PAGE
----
Research institute examines Adair County health
An Oklahoma research institute has conducted a detailed, health-focused review of Adair County, according to Cherokee Nation health care professionals. The results are now with the tribe’s Institutional Review Board. CHAD HUNTER/CHEROKEE PHOENIX
TAHLEQUAH – An Oklahoma research institute has conducted a detailed, health-focused review of Adair County, according to Cherokee Nation health care professionals.
CN Public Health Senior Director Lisa Pivec told the Tribal Council’s Public Health Sub-Committee that the Oklahoma City-based Lynn Institute completed an Adair County assessment.
“We were working with the Lynn Institute prior to the article in 2018 in the Washington Post about the U.S. Small Area Life Expectancy Estimates Project, which deemed that Adair County had the lowest life expectancy of any county in the United States,” Pivec said Aug. 29. “We were already working with the Lynn Institute at that time, and when the report came out, we started to dig into it. We started discussing how we might dig a little farther into that. What we were looking at didn’t match what we were reading. It was very hard to believe that these were accurate statistics. So we worked with the Lynn Institute, who is a nonprofit organization that does projects like this across Oklahoma.”
In 2018, Adair County and Stilwell made national headlines for having the lowest life expectancy in America, but CN leaders have questioned the accuracy of the study that led to that distinction.
Dubbed the “Strawberry Capital of the World,” Stilwell serves as the county seat of Adair County. Nearly half of the estimated 4,000 Stilwell residents are Native American, according to the U.S. Census Bureau. Stilwell residents are expected to live an average of 56.3 years, which is 22.5 years lower than the national average, according to a first-of-its-kind study released by the Centers of Disease Control & Prevention’s National Center for Health Statistics.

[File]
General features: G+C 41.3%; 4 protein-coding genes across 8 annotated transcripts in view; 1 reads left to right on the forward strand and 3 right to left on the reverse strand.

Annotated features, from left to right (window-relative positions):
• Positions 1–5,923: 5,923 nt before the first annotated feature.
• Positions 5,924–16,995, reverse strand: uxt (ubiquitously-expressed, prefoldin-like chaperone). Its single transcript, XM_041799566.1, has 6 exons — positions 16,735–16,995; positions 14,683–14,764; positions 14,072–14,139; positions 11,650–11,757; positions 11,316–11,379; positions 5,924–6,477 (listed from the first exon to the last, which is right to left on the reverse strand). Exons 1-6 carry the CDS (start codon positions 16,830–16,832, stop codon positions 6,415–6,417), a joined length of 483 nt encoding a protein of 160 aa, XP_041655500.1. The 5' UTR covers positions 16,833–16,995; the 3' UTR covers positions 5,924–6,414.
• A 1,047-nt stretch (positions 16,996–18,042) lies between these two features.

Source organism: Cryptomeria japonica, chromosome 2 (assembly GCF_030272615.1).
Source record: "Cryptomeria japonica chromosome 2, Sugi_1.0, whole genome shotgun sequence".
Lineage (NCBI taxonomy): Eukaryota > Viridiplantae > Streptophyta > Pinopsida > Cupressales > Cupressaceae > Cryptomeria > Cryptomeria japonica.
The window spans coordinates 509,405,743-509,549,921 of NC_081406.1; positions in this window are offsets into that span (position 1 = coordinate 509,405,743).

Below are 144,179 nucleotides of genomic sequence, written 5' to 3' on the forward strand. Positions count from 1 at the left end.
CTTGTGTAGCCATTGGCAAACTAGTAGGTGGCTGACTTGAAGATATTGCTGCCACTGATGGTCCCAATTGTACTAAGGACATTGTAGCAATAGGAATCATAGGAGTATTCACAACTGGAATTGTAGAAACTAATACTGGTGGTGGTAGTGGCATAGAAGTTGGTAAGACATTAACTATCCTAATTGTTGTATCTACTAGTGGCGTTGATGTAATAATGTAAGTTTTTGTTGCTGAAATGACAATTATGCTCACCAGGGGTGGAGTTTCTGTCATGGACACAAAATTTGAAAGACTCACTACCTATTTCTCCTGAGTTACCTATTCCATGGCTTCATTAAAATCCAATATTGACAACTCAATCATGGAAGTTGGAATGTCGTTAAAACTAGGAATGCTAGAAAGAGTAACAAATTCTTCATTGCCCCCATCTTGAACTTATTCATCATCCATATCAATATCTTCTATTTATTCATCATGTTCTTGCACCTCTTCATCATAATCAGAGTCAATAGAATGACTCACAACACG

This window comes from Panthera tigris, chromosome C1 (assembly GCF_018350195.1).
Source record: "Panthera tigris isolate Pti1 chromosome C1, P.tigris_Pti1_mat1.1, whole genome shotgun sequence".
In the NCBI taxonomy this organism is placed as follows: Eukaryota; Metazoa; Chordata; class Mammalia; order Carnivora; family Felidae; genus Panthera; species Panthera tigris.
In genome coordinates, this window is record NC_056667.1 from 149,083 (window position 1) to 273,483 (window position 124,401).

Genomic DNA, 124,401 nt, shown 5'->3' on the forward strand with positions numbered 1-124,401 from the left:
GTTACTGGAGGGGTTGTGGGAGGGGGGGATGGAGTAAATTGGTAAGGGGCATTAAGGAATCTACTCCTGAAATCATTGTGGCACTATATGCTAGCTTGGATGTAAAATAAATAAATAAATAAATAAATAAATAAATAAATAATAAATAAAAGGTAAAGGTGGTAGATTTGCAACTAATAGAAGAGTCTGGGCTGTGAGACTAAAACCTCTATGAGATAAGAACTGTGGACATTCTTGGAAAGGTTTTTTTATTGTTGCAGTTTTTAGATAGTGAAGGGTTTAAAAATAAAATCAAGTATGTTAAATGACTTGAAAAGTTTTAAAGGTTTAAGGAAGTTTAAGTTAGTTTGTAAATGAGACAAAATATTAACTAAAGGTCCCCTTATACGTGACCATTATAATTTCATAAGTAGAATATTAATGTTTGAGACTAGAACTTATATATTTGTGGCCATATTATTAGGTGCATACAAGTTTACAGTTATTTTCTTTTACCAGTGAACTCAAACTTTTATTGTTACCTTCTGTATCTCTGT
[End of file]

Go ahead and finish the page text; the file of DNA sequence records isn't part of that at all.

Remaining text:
Pivec said the new assessment included 41 “key informant” interviews, 480-plus online surveys via social media and comparisons with other counties, tribal districts and the state.
“They did public opinion regarding the media reports on Adair County and Stilwell,” Pivec said.
“Then they made specific Adair County recommendations to improve the health and well-being of all residents. We reviewed all of this in a three-hour session with the Lynn Institute.”
Assessment results are in the hands of the CN’s Institutional Review Board, Pivec told councilors.
“Per protocol, it has to be reviewed,” she said. “It has to be vetted through there to be sure that the research and methodology that they said they were going to do they did do, and that everything is sound within the document. I can tell you on a personal note, this is an amazing document. I think that it’s going to be of tremendous assistance in working in Adair County.”
Tribal Councilor and committee member Mary Baker Shaw said she was looking forward to hearing research results.
“I cannot wait for the IRB to finish with that because I am dying to hear your presentation on that,” she said. “I’m thrilled that you all worked with the Lynn Institute because, my goodness, the caliber of that organization is legendary, for lack of a better way to put it.”